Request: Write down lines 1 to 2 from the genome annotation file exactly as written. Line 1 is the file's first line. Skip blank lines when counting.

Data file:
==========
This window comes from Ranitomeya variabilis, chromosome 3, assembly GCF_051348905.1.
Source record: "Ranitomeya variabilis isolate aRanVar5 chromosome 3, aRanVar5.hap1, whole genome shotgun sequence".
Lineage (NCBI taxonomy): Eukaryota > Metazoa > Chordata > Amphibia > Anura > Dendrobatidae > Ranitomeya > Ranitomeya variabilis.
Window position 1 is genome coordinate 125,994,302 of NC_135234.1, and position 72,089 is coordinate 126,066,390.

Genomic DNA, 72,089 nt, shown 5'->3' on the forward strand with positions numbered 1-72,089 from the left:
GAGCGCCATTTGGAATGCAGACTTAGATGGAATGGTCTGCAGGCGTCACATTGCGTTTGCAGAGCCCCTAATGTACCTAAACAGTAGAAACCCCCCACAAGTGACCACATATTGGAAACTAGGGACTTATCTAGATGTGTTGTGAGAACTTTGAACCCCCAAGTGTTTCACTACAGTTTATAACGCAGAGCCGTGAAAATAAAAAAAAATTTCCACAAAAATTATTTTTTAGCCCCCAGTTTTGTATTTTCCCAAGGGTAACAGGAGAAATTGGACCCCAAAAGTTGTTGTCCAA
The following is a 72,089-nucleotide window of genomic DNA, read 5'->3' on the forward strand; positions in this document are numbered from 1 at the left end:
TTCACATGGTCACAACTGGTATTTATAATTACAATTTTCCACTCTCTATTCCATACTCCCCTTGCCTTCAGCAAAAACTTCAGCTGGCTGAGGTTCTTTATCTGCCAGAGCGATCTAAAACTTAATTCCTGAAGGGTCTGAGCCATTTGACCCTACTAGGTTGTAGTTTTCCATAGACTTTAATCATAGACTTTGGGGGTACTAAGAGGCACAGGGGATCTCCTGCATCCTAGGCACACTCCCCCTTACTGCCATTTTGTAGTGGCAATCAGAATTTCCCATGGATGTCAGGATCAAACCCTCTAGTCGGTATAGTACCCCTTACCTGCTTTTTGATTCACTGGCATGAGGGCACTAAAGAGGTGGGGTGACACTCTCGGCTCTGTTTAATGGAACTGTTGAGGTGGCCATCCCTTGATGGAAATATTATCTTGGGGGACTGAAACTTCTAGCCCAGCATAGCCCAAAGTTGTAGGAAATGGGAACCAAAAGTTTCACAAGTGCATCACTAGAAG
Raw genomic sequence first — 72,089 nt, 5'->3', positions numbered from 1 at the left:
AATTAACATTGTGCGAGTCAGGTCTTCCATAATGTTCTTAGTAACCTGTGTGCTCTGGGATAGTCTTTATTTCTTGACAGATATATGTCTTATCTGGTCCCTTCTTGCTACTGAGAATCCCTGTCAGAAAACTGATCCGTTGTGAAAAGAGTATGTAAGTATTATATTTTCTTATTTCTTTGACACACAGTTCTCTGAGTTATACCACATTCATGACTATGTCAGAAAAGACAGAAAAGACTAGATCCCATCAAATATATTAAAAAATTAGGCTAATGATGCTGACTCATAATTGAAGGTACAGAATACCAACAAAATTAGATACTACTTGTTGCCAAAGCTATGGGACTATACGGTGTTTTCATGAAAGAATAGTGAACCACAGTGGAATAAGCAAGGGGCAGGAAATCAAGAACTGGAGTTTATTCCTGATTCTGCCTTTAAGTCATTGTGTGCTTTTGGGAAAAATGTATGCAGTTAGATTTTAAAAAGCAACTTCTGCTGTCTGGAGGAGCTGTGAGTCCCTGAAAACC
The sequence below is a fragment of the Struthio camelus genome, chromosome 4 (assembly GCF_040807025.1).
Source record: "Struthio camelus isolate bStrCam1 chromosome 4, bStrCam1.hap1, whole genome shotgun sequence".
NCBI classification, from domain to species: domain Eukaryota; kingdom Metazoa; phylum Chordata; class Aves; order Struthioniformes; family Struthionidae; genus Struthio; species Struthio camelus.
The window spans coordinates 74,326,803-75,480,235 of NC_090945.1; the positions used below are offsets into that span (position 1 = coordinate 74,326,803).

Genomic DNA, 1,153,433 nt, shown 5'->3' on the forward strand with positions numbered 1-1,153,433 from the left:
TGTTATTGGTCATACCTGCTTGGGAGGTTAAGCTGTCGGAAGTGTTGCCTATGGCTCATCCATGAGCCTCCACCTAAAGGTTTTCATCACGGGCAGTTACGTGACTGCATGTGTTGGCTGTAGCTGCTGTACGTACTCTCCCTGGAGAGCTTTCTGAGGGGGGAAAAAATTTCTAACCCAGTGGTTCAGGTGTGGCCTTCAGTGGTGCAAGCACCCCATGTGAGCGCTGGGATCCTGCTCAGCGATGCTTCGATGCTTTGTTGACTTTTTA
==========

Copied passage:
This window comes from Ranitomeya variabilis, chromosome 3, assembly GCF_051348905.1.
Source record: "Ranitomeya variabilis isolate aRanVar5 chromosome 3, aRanVar5.hap1, whole genome shotgun sequence".